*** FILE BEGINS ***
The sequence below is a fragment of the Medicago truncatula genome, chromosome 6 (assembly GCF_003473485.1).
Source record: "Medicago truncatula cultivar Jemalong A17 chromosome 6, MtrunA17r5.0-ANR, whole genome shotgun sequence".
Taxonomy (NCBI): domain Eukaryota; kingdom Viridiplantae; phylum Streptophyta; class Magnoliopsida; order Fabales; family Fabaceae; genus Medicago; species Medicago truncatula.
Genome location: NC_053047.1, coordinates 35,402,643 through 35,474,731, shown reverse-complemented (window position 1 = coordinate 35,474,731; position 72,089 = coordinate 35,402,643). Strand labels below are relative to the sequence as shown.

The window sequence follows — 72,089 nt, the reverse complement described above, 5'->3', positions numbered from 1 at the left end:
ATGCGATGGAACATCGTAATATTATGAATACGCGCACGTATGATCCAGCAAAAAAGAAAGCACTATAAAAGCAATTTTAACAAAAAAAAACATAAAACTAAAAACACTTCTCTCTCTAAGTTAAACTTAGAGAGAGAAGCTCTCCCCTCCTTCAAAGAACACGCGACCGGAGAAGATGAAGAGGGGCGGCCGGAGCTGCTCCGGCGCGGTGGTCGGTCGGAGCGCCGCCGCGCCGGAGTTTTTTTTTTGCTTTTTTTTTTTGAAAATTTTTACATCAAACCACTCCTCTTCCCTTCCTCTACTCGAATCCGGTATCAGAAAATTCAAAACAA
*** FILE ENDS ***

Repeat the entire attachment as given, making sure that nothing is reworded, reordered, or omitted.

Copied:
The sequence below is a fragment of the Medicago truncatula genome, chromosome 6 (assembly GCF_003473485.1).
Source record: "Medicago truncatula cultivar Jemalong A17 chromosome 6, MtrunA17r5.0-ANR, whole genome shotgun sequence".
Taxonomy (NCBI): domain Eukaryota; kingdom Viridiplantae; phylum Streptophyta; class Magnoliopsida; order Fabales; family Fabaceae; genus Medicago; species Medicago truncatula.
Genome location: NC_053047.1, coordinates 35,402,643 through 35,474,731, shown reverse-complemented (window position 1 = coordinate 35,474,731; position 72,089 = coordinate 35,402,643). Strand labels below are relative to the sequence as shown.

The window sequence follows — 72,089 nt, the reverse complement described above, 5'->3', positions numbered from 1 at the left end:
ATGCGATGGAACATCGTAATATTATGAATACGCGCACGTATGATCCAGCAAAAAAGAAAGCACTATAAAAGCAATTTTAACAAAAAAAAACATAAAACTAAAAACACTTCTCTCTCTAAGTTAAACTTAGAGAGAGAAGCTCTCCCCTCCTTCAAAGAACACGCGACCGGAGAAGATGAAGAGGGGCGGCCGGAGCTGCTCCGGCGCGGTGGTCGGTCGGAGCGCCGCCGCGCCGGAGTTTTTTTTTTGCTTTTTTTTTTTGAAAATTTTTACATCAAACCACTCCTCTTCCCTTCCTCTACTCGAATCCGGTATCAGAAAATTCAAAACAA